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HMPRG's Janna Simon (Stansell) Quoted in AP Article on Uninsured Patients Suing Swedish Covenant Hospital

Health & Medicine Policy Research Group (HMPRG)
November 29, 2012

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CHICAGO(AP) — A lawsuit filed Thursday claims a nonprofit hospital in northwest Chicago failed to provide charity care to two low-income, uninsured patients, reopening a longstanding controversy in Illinois over whether hospitals aredoing enough charitable work to qualify for lucrative tax exemptions.

Swedish Covenant Hospital repeatedly lost one patient's financial assistance application and threatened to send her bill to acollection agency, according to the lawsuit. The hospital incorrectly told another patient she was ineligible for assistance and demanded cash from her, the complaint alleges.

Thepractices amount to "bureaucratic barriers" that prevent eligible patients from getting free care, according to the lawsuit, and the hospital has a policy of attempting to collect from "even the poorest of patients"through bill collectors and wage garnishment.

The hospital gets about $8 million in annual tax breaks and owes the community amore reliable charity care system, the plaintiffs' attorney Alan Alop of the legal services group LAF said ata press conference Thursday in Chicago. The lawsuit claims unfair practicesunder the Illinois consumer fraud law and seeks $50,000 in punitive damages anda change in hospital policy.

SwedishCovenant spokeswoman Leigh Ginther said Thursday she couldn't comment on the lawsuit, but she said every patient who is identified as uninsured isgiven an application for charity care and a personal explanation of the process.

"Itis the patient's responsibility to return the completed paperwork,"Ginther said. The hospital reported $6.2 million in charity care expenses last year, nearly 3 percent of its net revenue.

Nearly 2 million Illinois residents are uninsured, or about 15 percent. The state constitution, court decisions and state law require Illinois hospitals that receive tax exemptions to provide charity care, but until this year the definition of charity wasn't clear.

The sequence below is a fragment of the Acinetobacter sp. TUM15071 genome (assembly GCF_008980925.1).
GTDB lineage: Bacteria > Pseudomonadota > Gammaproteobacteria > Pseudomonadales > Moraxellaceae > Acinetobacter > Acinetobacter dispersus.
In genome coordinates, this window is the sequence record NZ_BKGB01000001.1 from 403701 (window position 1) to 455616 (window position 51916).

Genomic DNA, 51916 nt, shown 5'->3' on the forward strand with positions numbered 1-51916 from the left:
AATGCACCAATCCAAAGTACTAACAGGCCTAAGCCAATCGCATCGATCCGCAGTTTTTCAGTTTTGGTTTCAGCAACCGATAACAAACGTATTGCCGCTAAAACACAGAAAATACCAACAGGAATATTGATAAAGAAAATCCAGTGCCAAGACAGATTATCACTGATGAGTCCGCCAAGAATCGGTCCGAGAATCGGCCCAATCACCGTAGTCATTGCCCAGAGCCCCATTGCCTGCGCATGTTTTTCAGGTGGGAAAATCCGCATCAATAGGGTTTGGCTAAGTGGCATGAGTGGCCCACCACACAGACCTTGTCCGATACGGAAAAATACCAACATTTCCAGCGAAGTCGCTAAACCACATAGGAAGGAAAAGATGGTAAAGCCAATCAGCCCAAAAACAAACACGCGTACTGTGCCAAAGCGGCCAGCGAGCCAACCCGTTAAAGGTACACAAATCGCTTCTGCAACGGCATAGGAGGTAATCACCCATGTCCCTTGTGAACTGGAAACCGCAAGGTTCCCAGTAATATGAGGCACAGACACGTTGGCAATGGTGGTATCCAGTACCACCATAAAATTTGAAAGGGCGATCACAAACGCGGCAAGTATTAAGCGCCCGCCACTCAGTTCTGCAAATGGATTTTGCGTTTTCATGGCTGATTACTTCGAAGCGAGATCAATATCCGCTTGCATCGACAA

The lawsuit comes as Illinois Attorney General Lisa Madigan is writing new standards on hospitalcharity care as required by a law passed earlier this year.

A Chicago-based advocacy group, the Fair Care Coalition, wants Madigan to recommend that a standard, universal financial assistance application be used by all Illinois hospitals. The group also wants a thorough reporting mechanism so the public can check that hospitals are obeying the law, said Janna Simon of the coalition.

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CHICAGO(AP) — A lawsuit filed Thursday claims a nonprofit hospital innorthwest Chicago failed to provide charity care to two low-income,uninsured patients, reopening a longstanding controversy in Illinoisover whether hospitals are doing enough charitable work to qualify forlucrative tax exemptions.

Swedish Covenant Hospitalrepeatedly lost one patient's financial assistance application andthreatened to send her bill to a collection agency, according to thelawsuit. The hospital incorrectly told another patient she wasineligible for assistance and demanded cash from her, the complaintalleges.

Thepractices amount to "bureaucratic barriers" that prevent eligiblepatients from getting free care, according to the lawsuit, and thehospital has a policy of attempting to collect from "even the poorest ofpatients" through bill collectors and wage garnishment.

Thehospital gets about $8 million in annual tax breaks and owes thecommunity a more reliable charity care system, the plaintiffs' attorney Alan Alopof the legal services group LAF said at a press conference Thursday inChicago. The lawsuit claims unfair practices under the Illinois consumerfraud law and seeks $50,000 in punitive damages and a change inhospital policy.